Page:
Zarqa, Jordan (AP) - Hundreds of protesting Islamic hard-liners clashed with supporters of Jordan's king on Friday, wounding dozens, in the latest move by the extremist movement to assert itself amid the country's wave of anti-government demonstrations.
A crowd of about 350 extremist Salafi Muslims faced off with a slightly smaller group of pro-king loyalists in the town of Zarqa. Salafis beat the government supporters with clubs and fists, and the two sides hurled stones at each other, leaving people bloodied on the ground.
The Salafi movement -- an ultra-conservative version of Islam with an ideology similar to al-Qaida's -- is banned in Jordan, but it has grown in strength in recent years and Salafis have held a series of rallies in various parts of the country in recent weeks.
Their demonstrations are separate from the 14-week-old wave of anti-government protests by lefitsts and more moderate Islamists, demanding democratic reforms in this Arab U.S. ally.
The violence in Zarqa began when a crowd of Salafis rallied in front of the town's Omar ibn Khattab Mosque, listening to speeches by Salafi leaders denouncing Jordan's ties to the United States and calling for rule by Islamic Shariah law in Jordan. A crowd of government supporters gathered nearby to watch.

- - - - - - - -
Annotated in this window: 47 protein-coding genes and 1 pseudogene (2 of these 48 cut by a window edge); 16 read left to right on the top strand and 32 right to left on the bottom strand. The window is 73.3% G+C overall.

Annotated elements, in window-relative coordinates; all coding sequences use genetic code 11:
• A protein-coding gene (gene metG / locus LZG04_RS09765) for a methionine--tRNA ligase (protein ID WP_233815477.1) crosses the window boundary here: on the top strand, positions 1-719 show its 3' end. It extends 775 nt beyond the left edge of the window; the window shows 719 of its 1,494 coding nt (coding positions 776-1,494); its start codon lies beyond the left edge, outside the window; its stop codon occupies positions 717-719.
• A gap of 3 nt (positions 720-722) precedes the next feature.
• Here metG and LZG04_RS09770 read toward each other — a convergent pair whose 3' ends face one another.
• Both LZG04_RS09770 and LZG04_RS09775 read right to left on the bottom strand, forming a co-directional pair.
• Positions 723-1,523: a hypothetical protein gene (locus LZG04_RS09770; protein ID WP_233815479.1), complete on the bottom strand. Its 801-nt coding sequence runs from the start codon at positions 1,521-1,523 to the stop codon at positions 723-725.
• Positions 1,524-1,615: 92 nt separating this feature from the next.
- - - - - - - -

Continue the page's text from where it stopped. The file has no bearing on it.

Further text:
One of the government loyalists waved a framed portrait of King Abdullah II in the air and marched toward the Salafi crowd. The Salafis started to push him back, then beat him and he fell to the ground, his face bloodied. Other Salafis rushed to nearby cars, pulled out clubs and cables and attacked the rival group, an Associated Press reporter at the scene said.
Stone throwing and fistfights erupted, leaving many bloodied, until police intervened and convinced the government supporters to move further away from the mosque.
Zarqa, an industrial city north of the capital Amman, is the birthplace of slain al-Qaida in Iraq leader Abu Musab al-Zarqawi.
The pro-reform demonstrators in Jordan have been pressing for a series of reforms to loosen the control of the king over the government, including popular elections for the prime minister, who is currently appointed by the king. Unlike in other Arab countries where protesters have sought the ouster of the leader, they have not demanded the removal of King Abdullah.
The government has taken a relatively hands-off stance toward the protests -- though some clashes have erupted in recent weeks. The Salafis have taken advantance of the lenient apprach to hold rallies pressing their own agenda, including demands for the release of a 300 members of their movement serving prison terms for plotting al-Qaida-linked terror attacks in Jordan.
At the rally in Zarqa on Friday, one senior Salafi figure, Abed Shihadeh al-Tahawi, lashed out at the Jordanian government for its ties with the United States and for its crackdowns on the Salafis, as the crowd chanted, "down down with America, down down with democracy."
"The Jordanian government has been chasing us everywhere for Americans' sake. We're not going anywhere. One day all the Arab world will be ours," al-Tahawi said. "We will have Shariah law rule in Jordan, it's only a matter of time, and all America and Israel's efforts will go away."